Graduate studies at Western
Mind and Language (forthcoming)
|Abstract||Intuitions about intentional action have turned out to be sensitive to normative factors: most people say that an indifferent agent brings about an effect of her action intentionally when it is harmful, but unintentionally when it is beneficial. Joshua Knobe explains this asymmetry, which is known as ‘the Knobe effect’, in terms of the moral valence of the effect, arguing that this explanation generalizes to other asymmetries concerning notions as diverse as deciding and being free. I present an alternative explanation of the Knobe effect in terms of normative reasons. This explanation generalizes to other folk psychological notions such as deciding, but not to such notions as being free. I go on to argue against Knobe that offering a unified explanation of all the asymmetries he discusses is in fact undesirable.|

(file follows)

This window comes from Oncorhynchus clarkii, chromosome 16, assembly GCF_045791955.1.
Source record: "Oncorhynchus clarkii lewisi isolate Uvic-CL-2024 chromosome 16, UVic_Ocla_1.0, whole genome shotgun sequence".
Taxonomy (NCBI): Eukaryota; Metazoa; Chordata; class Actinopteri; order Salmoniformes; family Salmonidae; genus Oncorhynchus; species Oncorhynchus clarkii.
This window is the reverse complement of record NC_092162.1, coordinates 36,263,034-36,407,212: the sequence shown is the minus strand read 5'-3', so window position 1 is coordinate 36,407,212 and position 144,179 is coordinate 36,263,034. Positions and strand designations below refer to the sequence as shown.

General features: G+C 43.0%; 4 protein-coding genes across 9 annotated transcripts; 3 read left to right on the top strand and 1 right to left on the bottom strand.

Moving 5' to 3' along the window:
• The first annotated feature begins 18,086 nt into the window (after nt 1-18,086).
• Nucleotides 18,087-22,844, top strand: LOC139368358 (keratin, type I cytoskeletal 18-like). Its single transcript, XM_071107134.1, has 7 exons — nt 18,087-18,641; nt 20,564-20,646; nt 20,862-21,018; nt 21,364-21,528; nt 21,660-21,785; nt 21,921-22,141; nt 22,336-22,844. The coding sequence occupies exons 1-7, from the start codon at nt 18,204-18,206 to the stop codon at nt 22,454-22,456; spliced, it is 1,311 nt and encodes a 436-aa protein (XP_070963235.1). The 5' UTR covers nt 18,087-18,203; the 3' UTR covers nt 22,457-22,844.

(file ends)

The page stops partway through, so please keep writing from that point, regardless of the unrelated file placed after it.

|Keywords||Knobe effect intentional action moral valence normative reasons indifference uniification deciding freedom causation|
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